The 19th century histologists who discovered the neuron also found that the nervous system contains another type of cell. They assumed that the role of these other cells was to provide structural support for neurons, and so named them glia (meaning "glue"). Subsequently, investigators focused their attention on neurons, which they considered to be the key players in brain function, and glia were largely ignored.
The view that glia play a secondary role in brain function persisted for about a hundred years. Recently, however, this has begun to change, and it is now clear that glia play multiple significant roles in brain function. Now, a study published in Science shows that astrocytes regulate the flow of blood in the visual cortex, suggesting that function of these cells is the key determinant of the signal detected by functional magnetic resonance imaging (fMRI). More interesting is the finding that the astrocytes can also do what neurons in the visual cortex do, only better.
Astrocytes get their name from their star-shaped appearance, as depicted in the diagram below, by Santiago Ramon y Cajal. Each cell has a small number of branched processes ending in expanded structures called endfeet. Studies published over the past decade show that astrocytes synthesize and release the excitatory neurotransmitter glutamate; remove glutamate from the synapse by active transport; and form synaptic connections with nerve cells.
Astrocytic endfeet are known to envelop the synapses on dendritic spines in the brain; in response to stimulation, their grasp on the spines becomes firmer, so increases the efficacy of synaptic transmission by bringing the pre- and postsynaptic elements into closer apposition. Astrocytes have already been implicated in the regulation of cerebral blood flow - their activation dilates blood vessels and the endfeet have been observed to be intimately associated with blood vessels.
The new work, led by Mriganka Sur of the Department of Brain and Cognitive Sciences at MIT, confirms that astrocytes are indeed involved in the flow of blood in the brain. Using two-photon microscopy, Sur and his colleagues examined the responses to visual stimuli of astrocytes in the visual cortex of live ferrets. They found that the cells responded to the stimuli with an increase in calcium ion concentration, a response that is usually regarded as characterizing neuronal activity.
Subsets of neurons in the primary visual cortex are responsive to specific types of stimuli. Some are selectively activated by horizontal lines or bars moving across the visual field; others are activated by vertical bars, and yet others by bars at intermediate angles. These so-called "simple" cells detect, among other things, the edges of objects. As their combined activity is integrated at progressively higher levels of processing, an image is constructed in a step-wise manner.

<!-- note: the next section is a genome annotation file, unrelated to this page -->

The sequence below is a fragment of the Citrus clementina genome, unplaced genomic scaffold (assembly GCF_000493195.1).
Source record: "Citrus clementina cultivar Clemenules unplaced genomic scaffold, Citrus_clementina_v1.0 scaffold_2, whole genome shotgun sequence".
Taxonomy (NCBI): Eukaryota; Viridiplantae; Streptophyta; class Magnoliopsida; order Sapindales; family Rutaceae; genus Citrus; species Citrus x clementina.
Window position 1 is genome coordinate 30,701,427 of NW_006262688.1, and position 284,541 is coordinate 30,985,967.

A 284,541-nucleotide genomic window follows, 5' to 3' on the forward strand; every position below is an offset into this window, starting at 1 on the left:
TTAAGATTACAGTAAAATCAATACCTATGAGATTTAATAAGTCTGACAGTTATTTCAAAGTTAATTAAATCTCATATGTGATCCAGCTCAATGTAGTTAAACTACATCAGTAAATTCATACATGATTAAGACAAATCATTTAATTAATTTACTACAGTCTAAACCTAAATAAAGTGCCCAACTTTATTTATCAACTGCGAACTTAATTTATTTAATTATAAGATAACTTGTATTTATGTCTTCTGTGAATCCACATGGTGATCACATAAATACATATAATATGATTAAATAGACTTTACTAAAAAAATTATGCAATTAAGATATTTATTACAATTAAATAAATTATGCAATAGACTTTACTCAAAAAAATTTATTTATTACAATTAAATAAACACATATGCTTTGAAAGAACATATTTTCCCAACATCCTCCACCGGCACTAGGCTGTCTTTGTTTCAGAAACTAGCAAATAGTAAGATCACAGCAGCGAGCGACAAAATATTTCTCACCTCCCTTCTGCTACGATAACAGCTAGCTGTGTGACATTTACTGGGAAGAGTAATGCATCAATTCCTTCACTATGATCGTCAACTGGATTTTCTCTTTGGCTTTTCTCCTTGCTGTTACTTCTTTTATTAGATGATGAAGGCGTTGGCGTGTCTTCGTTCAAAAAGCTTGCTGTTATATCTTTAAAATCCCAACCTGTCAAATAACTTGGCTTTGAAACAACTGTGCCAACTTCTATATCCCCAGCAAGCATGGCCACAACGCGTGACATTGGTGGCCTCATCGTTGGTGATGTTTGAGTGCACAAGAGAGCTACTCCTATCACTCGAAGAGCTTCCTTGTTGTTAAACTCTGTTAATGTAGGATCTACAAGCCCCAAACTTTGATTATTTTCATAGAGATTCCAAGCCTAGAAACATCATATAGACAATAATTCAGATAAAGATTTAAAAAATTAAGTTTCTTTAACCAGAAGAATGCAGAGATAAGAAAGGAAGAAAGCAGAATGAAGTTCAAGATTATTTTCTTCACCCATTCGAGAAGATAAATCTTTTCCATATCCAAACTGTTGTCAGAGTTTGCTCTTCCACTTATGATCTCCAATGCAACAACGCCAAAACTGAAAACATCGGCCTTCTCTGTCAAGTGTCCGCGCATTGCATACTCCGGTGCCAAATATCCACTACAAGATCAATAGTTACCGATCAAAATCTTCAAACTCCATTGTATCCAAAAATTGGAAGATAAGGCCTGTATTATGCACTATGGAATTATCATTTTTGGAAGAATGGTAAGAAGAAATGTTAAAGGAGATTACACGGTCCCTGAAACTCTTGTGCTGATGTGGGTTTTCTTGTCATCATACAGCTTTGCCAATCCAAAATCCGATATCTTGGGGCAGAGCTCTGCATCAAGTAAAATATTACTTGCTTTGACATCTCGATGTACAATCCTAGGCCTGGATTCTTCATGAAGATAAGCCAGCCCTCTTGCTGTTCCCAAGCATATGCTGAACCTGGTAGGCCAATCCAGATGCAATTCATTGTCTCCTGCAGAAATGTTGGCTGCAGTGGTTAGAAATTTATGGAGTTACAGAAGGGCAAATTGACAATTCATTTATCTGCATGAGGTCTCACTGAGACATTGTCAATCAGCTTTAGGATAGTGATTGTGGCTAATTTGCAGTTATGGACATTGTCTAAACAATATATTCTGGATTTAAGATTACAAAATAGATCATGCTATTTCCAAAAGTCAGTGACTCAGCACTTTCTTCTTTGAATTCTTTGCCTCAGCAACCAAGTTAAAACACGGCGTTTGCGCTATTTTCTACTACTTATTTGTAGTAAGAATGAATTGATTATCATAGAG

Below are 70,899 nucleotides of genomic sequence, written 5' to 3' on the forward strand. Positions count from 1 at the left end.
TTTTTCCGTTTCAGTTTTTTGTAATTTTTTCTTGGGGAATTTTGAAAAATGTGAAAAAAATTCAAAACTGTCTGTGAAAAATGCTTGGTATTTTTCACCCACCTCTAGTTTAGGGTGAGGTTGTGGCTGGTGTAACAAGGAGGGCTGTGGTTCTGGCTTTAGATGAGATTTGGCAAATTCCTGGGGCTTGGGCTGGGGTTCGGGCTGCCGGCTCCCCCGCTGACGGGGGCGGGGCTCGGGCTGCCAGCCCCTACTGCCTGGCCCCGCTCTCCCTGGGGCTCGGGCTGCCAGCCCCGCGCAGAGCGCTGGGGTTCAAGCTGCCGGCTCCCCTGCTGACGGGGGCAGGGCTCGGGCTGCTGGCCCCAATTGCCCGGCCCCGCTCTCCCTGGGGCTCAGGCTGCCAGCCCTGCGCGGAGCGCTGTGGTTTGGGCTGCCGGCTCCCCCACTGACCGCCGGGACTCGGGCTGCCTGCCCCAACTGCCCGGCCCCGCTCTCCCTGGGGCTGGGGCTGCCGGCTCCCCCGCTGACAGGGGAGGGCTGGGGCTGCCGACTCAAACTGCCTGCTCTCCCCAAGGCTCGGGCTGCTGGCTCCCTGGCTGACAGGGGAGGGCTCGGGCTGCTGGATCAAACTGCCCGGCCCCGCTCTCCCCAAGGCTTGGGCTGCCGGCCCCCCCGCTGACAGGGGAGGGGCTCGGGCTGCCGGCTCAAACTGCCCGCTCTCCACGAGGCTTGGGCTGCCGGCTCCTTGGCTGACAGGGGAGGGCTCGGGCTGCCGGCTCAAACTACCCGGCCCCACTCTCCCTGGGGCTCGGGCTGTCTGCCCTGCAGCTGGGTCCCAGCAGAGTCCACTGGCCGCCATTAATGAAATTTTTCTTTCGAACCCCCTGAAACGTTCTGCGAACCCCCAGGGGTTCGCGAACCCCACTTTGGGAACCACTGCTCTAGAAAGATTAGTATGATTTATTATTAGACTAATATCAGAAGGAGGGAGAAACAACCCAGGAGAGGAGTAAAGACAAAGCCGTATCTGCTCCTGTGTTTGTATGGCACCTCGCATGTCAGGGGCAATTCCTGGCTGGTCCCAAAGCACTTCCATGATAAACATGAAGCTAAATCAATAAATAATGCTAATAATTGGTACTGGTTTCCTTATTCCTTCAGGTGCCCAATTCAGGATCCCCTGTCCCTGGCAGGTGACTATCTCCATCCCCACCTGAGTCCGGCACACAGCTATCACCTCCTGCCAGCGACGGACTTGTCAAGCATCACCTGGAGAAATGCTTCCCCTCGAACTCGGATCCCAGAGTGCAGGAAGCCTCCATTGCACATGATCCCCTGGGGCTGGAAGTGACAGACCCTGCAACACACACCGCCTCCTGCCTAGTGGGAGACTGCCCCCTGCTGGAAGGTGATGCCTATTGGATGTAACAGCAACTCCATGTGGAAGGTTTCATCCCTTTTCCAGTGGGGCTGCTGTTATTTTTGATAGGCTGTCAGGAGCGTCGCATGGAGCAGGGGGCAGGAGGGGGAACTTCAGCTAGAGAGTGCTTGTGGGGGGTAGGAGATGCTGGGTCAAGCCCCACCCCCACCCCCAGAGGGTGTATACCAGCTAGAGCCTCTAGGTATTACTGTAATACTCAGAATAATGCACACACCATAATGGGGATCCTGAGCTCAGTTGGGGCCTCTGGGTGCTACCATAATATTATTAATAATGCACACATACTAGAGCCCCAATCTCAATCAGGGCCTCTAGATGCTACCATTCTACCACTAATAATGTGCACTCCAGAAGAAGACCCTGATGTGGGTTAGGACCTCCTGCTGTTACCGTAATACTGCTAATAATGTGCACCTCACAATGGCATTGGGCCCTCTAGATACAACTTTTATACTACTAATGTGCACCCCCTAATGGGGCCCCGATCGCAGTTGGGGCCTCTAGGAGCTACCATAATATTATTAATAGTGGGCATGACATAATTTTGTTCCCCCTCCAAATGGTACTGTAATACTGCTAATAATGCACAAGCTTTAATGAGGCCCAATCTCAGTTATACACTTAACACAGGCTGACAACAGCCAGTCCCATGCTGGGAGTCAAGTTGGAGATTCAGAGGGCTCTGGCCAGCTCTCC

Significantly, Sur's team observed that the astrocytes were also activated by stimuli of specific orientations. Their responses were the same as those of neighbouring neurons, but occurred several seconds later. Furthermore, their orientation selectivity mapped onto the cortex in synchrony with that of the neurons. And surprisingly, the astrocytes were more selective than the neurons, with their receptive fields more sharply tuned: the neurons responded to stimuli up to 20 degrees from the preferred orientation, but the astrocytes responded only to stimuli that differed by 10 degrees or less.
Finally, the researchers found that application of compounds which block astrocyte activity significantly reduced blood flow in the visual cortex. They suggest that astrocytes act on blood vessels after a signal received from neighbouring neurons. This has implications for functional neuroimaging, which measures neuronal activity indirectly by detecting changes in blood flow (active parts of the brain need an additional supply of oxygen). It links neuronal activity to blood flow, and suggests that anything affecting astrocyte function will also affect the fMRI signal.
Another type of cell is also known to regulate blood flow. In 2006, researchers from UCL showed that muscle cells called pericytes control blood flow through capillaries in the rat cerebellum and retina. Pericytes straddle the vessels and extend their finger-like processes them; the processes tighten or loosen their grip on the vessel in response to neurotransmitters.
Sur's group is now investigating the possible role of astrocytes in the changes in blood flow that occur in neurological disorders such as vascular dementia and Alzheimer's Disease. Future work will undoubtedly elucidate the mechanism by which astrocytes control blood flow, and distinguish the role of astrocytes from that of pericytes. But most intriguing of all is the possibility that astrocytes are involved in the processing of visual information.
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Schummers, J. et al (2008). Tuned Responses of Astrocytes and Their Influence on Hemodynamic Signals in the Visual Cortex. Science 320: 1638-1643. DOI: 10.1126/science.1156120